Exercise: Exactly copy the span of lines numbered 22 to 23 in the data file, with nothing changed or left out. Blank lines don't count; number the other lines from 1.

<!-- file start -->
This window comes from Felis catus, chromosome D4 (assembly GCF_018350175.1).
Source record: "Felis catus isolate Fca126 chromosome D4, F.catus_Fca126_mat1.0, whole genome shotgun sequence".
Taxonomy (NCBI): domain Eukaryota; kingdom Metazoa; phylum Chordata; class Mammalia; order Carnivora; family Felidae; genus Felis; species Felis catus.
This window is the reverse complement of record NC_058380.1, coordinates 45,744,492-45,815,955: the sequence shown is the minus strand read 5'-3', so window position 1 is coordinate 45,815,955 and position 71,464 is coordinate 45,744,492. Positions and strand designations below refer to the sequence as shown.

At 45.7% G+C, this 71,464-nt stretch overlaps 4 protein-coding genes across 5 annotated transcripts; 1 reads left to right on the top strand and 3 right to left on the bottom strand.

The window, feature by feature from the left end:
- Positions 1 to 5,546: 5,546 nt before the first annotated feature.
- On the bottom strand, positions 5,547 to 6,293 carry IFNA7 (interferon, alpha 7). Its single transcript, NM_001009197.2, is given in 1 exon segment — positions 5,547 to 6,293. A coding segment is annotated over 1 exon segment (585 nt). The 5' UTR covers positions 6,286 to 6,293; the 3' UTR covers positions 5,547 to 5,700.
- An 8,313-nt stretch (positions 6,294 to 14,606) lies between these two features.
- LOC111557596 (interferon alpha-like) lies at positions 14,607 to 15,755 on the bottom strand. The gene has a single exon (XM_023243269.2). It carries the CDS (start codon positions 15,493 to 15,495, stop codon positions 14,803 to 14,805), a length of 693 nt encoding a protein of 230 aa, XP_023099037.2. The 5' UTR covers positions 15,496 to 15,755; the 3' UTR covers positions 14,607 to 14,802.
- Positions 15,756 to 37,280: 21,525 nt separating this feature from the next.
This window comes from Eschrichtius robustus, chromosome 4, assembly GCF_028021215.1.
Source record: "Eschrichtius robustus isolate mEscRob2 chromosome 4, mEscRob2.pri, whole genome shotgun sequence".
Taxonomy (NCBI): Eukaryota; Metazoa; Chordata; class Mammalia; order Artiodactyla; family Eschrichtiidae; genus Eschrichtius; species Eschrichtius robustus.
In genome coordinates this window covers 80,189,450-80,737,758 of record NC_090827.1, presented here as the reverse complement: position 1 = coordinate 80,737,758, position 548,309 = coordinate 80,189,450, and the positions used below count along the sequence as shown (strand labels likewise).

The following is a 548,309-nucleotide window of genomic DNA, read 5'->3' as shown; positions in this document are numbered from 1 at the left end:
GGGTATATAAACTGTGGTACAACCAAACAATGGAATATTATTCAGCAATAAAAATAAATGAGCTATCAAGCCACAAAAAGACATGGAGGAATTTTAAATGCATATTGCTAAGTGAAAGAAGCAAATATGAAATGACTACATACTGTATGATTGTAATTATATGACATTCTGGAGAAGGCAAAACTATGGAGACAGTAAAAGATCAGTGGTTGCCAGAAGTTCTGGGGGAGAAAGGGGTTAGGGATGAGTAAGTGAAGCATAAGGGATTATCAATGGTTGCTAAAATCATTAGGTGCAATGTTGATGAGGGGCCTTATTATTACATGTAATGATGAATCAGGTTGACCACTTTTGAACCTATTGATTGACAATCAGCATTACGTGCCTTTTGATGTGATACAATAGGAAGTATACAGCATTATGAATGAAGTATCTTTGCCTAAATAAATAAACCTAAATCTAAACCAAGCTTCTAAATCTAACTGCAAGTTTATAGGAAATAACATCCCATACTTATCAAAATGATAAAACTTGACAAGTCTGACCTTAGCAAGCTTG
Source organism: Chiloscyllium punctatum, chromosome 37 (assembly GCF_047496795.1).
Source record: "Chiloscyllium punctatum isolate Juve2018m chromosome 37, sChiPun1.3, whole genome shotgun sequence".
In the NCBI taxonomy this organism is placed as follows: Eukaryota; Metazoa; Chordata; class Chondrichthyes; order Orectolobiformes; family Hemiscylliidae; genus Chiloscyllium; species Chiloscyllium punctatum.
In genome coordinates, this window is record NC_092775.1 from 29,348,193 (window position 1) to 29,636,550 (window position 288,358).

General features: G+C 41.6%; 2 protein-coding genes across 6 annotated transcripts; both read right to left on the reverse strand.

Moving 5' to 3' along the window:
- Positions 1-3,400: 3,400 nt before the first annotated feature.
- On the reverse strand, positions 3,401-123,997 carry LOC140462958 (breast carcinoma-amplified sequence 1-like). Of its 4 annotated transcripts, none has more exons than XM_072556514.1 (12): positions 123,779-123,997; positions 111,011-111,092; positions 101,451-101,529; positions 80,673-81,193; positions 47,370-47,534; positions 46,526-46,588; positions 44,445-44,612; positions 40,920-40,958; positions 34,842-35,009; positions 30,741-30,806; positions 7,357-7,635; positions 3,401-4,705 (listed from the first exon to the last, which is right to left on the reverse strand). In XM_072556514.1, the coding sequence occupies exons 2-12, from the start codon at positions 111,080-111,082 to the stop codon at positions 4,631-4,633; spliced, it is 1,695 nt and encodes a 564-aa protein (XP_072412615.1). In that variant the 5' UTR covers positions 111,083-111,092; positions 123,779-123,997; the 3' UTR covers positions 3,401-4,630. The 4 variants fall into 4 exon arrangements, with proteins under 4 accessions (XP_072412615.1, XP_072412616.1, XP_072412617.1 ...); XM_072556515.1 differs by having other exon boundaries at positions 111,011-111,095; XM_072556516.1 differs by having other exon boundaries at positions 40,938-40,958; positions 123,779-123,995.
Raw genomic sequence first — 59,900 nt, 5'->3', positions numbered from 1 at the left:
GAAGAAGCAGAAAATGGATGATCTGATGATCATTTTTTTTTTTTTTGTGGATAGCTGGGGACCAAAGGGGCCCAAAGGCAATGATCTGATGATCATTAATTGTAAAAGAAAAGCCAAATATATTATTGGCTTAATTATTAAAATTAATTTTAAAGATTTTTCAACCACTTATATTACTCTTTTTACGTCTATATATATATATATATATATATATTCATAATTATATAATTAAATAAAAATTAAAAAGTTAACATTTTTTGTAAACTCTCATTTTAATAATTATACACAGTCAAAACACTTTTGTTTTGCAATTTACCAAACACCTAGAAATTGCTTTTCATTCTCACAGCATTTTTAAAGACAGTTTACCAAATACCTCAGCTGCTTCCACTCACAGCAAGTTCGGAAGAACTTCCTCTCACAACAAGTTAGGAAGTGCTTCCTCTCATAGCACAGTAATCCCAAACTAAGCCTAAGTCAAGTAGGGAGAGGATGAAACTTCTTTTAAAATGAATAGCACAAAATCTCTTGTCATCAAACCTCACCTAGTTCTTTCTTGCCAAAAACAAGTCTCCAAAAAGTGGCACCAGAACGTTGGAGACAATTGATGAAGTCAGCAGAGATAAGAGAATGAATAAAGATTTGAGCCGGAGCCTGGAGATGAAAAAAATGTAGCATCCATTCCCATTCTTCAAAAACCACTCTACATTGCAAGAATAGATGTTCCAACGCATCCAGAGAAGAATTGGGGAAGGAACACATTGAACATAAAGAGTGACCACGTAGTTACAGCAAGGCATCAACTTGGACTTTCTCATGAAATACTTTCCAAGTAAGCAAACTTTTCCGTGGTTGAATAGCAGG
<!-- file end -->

General features: G+C 41.6%; 2 protein-coding genes across 6 annotated transcripts; both read right to left on the reverse strand.

Moving 5' to 3' along the window: